Anonymous Coward | about 2 months ago | (#47060473)

It's not that Chrome requires Java, it's that Java 7 on Mac requires a non-Chrome browser:

Browser requirements: A 64-bit browser (Safari or Firefox, for example) is required to run Java 7 on Mac OS X. 32-bit browsers such as Chrome do not support Java 7 on the Mac platform.

(source [java.com] )

Java with browser (1)

tepples (727027) | about 2 months ago | (#47061615)

Why would Java require a web browser in the first place?

Re:meh (1)

dottrap (1897528) | about 2 months ago | (#47054209)

how about bloody 64bit on mac.?

Chrome was one of the first popular web browsers to use a separate process per tab. This architecture makes 64-bit less necessary because each tab is expected to use less than 2 GB of RAM.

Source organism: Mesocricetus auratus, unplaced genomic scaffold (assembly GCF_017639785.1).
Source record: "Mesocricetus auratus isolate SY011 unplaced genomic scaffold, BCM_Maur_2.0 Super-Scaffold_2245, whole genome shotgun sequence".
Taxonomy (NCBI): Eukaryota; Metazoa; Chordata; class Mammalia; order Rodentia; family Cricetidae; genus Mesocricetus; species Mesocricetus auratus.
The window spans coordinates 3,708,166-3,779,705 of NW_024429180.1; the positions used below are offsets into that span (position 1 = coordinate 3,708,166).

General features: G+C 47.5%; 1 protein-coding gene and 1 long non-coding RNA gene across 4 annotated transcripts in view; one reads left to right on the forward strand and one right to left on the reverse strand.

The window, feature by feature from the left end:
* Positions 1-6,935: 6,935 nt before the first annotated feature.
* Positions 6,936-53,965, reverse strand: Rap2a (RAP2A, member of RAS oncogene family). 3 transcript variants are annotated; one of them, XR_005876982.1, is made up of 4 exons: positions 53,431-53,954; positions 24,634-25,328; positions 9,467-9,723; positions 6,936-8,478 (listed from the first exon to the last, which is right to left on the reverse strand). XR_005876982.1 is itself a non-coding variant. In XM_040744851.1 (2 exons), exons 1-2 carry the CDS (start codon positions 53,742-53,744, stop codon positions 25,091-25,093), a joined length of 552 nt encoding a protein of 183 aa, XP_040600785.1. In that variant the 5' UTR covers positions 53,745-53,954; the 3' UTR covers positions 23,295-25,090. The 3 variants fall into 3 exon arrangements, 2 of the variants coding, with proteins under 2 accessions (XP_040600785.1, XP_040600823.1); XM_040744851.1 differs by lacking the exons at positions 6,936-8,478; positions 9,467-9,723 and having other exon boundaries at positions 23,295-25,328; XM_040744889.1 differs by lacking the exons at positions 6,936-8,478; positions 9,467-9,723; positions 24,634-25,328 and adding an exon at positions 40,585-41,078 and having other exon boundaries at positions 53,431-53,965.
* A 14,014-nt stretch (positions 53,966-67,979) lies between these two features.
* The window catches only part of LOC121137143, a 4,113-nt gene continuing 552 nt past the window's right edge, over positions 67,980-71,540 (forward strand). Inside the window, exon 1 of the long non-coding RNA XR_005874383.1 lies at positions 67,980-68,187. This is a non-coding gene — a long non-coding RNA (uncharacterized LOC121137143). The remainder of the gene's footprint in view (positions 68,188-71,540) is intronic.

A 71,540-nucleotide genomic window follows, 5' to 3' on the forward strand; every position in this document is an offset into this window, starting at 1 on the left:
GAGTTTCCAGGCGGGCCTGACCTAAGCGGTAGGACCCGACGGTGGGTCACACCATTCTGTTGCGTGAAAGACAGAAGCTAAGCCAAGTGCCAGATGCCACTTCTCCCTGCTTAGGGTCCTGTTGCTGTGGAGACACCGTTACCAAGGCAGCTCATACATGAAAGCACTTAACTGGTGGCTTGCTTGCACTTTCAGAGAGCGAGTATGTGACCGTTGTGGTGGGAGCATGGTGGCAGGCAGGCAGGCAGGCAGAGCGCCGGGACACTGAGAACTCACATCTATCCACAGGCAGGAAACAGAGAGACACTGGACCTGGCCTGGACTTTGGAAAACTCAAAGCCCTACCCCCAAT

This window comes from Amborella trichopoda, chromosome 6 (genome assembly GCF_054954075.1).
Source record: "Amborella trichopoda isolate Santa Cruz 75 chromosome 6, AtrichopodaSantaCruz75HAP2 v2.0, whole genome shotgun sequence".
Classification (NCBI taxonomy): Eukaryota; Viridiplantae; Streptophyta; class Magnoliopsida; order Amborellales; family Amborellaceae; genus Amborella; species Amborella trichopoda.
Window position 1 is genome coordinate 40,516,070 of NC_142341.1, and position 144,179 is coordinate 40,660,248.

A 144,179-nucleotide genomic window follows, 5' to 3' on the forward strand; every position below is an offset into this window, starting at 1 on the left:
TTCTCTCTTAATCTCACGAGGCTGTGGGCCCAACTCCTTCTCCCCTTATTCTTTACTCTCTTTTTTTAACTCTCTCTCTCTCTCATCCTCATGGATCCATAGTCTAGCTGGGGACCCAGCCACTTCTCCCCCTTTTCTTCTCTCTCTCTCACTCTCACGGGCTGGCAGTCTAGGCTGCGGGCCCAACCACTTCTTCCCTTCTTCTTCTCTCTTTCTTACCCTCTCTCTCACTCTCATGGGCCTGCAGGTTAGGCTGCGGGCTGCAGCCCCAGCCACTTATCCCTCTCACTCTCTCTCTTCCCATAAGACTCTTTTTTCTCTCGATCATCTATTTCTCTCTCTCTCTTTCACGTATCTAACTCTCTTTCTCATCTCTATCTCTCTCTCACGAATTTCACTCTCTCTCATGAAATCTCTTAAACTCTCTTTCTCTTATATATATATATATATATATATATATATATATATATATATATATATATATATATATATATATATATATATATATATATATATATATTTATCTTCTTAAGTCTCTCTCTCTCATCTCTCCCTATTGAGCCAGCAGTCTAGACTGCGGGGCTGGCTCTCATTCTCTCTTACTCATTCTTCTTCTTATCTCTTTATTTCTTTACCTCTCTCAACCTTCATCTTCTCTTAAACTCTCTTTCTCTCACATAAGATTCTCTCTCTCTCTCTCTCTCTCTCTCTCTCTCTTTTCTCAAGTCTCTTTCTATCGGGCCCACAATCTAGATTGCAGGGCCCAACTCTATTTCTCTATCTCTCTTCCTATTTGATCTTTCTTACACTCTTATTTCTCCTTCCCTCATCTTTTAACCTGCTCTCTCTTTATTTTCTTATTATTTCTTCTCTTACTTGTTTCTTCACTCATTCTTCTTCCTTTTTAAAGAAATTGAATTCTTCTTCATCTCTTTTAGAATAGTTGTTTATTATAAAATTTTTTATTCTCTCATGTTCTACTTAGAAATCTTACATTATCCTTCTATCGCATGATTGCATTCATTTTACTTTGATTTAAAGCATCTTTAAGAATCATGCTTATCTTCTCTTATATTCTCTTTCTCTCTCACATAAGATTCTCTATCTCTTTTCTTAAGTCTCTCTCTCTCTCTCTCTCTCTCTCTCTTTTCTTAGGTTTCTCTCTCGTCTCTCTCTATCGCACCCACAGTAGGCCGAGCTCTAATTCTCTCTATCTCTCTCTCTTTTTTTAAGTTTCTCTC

It's not about addressable memory space.

64-bit usually yields better performance due to more registers and the fact that i386 was a register starved architecture.

But more importantly, everything on modern Mac is now 64-bit. Anything that is 32-bit must load in a 32-bit version of every shared system library that the application touches. At a minimum, Firefox would have to load in the entire 32-bit version of the Cocoa frameworks (because Firefox needs to at least create a native window). If Firefox is the only 32-bit app resident on your system (which is highly likely today), then it's wasting gobs of your system RAM and probably making you swap to disk more.

Registers vs. pointer size (1)

tepples (727027) | about 2 months ago | (#47066823)

It's not about addressable memory space.